The BT automated testing confirmed there was a problem in "the last mile"- and an engineer would arrange a visit.

      After waiting a week I raised a chat line query about the lack of progress. The response was that somehow the system had failed to assign an engineer for the fault. Two days later the fault was fully fixed. According to the helpful engineer who phoned me - corrosion had broken one pair of wires in the area distribution box. Apparently that accounted for why the broadband had continued when the phone was dead - albeit at half-speed. How is that wiring configured?

      The BT compensation is so many £ per day - excluding: the day the fault is reported; the following two working days; weekends; and the day the fault is fixed.

      BUT - the chat line had closed the original fault report and opened a new one in order to get the system to assign an engineer. So - I will bet they ignore the first report's downtime - and claim they fixed the fault within the SLA - and thus no compensation.

      1. Alsibbo

        Re: "Not to you, silly, to your ISP!"

        If you get a corroded joint then you loose the DC wetting current and therefor the voice side of he system fails, but the higher frequencies used by ADSL can still pass by capacitive coupling over the break (with greater attenuation, hence the speed drop)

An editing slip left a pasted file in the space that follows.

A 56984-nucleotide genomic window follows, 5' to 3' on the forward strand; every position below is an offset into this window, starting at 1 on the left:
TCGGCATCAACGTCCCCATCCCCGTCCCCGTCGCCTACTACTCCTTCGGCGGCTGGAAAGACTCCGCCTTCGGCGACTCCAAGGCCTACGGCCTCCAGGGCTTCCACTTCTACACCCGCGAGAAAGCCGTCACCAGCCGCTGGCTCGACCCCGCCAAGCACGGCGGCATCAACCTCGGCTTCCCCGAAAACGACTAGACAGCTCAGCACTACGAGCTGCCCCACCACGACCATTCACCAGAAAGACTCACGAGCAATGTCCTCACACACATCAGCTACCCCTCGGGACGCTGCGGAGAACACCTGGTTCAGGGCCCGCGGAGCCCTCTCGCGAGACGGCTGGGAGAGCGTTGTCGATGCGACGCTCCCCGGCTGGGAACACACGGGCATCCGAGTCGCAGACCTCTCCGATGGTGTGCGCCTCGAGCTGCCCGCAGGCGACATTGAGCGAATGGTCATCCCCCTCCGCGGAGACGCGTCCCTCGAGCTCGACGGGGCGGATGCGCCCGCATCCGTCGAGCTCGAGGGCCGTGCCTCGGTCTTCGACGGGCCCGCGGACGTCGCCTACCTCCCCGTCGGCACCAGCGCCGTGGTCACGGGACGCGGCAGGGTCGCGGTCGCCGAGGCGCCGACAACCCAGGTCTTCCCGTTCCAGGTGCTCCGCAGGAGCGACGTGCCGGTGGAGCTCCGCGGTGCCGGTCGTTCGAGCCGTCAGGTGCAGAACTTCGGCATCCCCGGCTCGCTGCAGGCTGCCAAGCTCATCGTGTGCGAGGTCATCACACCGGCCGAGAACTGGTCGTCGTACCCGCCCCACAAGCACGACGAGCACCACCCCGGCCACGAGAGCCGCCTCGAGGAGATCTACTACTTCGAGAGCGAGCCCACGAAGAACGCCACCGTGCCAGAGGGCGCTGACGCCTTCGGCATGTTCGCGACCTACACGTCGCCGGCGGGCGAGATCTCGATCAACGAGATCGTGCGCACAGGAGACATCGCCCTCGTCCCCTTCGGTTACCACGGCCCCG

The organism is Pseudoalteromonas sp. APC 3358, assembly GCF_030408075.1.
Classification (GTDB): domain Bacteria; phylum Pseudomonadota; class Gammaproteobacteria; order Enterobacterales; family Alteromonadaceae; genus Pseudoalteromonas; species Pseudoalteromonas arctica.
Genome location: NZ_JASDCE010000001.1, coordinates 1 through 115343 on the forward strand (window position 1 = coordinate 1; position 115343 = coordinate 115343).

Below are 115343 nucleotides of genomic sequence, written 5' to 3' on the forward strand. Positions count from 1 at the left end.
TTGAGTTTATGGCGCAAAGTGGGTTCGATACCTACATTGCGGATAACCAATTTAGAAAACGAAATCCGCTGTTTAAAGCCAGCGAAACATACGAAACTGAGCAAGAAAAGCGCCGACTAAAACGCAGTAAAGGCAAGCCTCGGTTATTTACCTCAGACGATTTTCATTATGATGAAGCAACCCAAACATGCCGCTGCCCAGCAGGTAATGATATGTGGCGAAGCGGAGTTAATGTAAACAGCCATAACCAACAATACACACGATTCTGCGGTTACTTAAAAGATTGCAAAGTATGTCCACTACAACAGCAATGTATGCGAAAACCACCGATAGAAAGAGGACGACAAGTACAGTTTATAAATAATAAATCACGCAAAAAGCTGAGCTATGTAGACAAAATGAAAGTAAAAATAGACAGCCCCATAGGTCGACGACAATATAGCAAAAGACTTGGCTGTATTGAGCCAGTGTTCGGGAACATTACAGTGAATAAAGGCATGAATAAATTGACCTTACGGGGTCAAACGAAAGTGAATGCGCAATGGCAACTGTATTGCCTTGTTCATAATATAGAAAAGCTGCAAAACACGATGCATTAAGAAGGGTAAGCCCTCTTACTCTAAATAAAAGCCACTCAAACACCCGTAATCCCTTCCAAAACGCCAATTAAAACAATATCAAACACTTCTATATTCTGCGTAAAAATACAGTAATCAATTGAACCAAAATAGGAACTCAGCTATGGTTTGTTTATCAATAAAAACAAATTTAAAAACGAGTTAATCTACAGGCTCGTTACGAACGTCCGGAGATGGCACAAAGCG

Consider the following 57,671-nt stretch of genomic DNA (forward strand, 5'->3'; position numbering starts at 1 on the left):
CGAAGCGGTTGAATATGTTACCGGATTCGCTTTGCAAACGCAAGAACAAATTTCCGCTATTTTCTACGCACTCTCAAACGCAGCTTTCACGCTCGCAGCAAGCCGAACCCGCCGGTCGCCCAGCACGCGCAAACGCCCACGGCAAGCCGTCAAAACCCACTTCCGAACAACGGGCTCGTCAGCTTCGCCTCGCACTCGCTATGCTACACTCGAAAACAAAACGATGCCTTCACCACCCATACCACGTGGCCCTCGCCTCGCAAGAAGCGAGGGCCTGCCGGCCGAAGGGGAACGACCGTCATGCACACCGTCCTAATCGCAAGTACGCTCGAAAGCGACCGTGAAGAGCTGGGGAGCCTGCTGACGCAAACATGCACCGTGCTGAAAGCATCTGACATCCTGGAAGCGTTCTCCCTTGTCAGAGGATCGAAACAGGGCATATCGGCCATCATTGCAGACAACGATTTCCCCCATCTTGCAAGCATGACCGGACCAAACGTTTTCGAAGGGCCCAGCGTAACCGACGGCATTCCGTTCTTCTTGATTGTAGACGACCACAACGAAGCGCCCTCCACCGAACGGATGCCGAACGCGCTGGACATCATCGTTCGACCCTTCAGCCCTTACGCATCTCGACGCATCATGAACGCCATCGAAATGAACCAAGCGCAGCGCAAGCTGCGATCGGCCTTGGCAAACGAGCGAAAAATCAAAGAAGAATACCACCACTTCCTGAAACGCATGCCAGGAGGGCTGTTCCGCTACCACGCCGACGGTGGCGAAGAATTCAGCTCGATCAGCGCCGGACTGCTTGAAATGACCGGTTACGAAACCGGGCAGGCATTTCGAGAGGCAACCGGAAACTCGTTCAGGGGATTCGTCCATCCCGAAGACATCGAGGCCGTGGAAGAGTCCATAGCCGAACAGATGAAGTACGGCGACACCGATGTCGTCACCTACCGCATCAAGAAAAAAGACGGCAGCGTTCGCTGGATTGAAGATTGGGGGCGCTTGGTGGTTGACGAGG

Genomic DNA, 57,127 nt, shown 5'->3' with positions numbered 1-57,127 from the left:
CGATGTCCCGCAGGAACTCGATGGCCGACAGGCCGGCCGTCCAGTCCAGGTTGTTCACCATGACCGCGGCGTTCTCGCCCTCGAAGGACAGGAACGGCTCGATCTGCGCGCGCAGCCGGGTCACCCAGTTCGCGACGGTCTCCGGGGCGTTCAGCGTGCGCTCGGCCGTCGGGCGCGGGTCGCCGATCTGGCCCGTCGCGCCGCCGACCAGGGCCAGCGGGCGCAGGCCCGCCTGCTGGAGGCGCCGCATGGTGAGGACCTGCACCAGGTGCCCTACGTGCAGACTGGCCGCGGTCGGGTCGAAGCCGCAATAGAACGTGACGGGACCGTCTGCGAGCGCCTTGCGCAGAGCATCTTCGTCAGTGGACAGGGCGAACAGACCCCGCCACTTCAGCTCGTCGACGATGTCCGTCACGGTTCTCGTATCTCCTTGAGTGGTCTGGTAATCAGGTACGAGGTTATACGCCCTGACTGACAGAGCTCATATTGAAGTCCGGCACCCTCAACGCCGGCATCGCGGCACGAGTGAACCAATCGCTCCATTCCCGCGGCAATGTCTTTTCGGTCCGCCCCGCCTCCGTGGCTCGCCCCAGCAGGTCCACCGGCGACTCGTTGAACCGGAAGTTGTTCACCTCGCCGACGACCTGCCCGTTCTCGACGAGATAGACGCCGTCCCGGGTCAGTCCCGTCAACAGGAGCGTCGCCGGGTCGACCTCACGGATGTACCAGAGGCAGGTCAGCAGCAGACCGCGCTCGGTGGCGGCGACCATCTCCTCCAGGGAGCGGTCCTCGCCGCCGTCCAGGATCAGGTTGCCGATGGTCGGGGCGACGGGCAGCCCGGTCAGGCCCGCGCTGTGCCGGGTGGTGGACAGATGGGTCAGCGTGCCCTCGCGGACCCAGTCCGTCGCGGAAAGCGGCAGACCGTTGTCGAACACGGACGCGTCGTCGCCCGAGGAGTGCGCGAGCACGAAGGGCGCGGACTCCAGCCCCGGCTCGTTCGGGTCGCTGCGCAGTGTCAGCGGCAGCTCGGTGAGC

2. LeahroyNake Bronze badge

    G. Fast

    I volunteered one of my offices to be part of the free G. Fast trial around 6 months ago. I kept the other connections running in the background to fail over.

    It was quite impressive until the trial came to an end. I'm back on the older VDSL2 connections with a different ISP / zen.

    It seems that BT will not offer G. Fast in that area no matter how many times I keep asking them. I just don't understand the logic since the kit is already on site and in the exchange.

    Just in case anyone is interested Zen seem to have their own backend systems and site to site VPN is very efficient if you use them for both sides. In contrast to the old Nildram Pipex now Talk Talk the performance is astounding.

  3. mark l 2 Silver badge

    Rather than Bo Jo promising unrealistic targets of fibre to every house by 2025 why doesn't he make the decision on whether Huawei can be used in the UK's 5G network then the operators can start to roll out 5G in more locations?

    While I don't believe that 5G suddenly make loads of people rush to buy a new phone, as I think for most people 4G speeds are good enough when your out and about. I do think that 5G could replace fixed lines for a lot of peoples home broadband, And it can in theory delivery competing speeds to FTTP but without needing all the roads, pavements and driveways dug up laying a new fibre cables up to peoples houses.

  4. Anonymous Coward
    Anonymous Coward

    With all the talk of more bandwidth to the premises for everyone - how will the general infrastructure of networks and servers handle the aggregated demand?

  5. victorjohn9211

    Impressive

    This is good information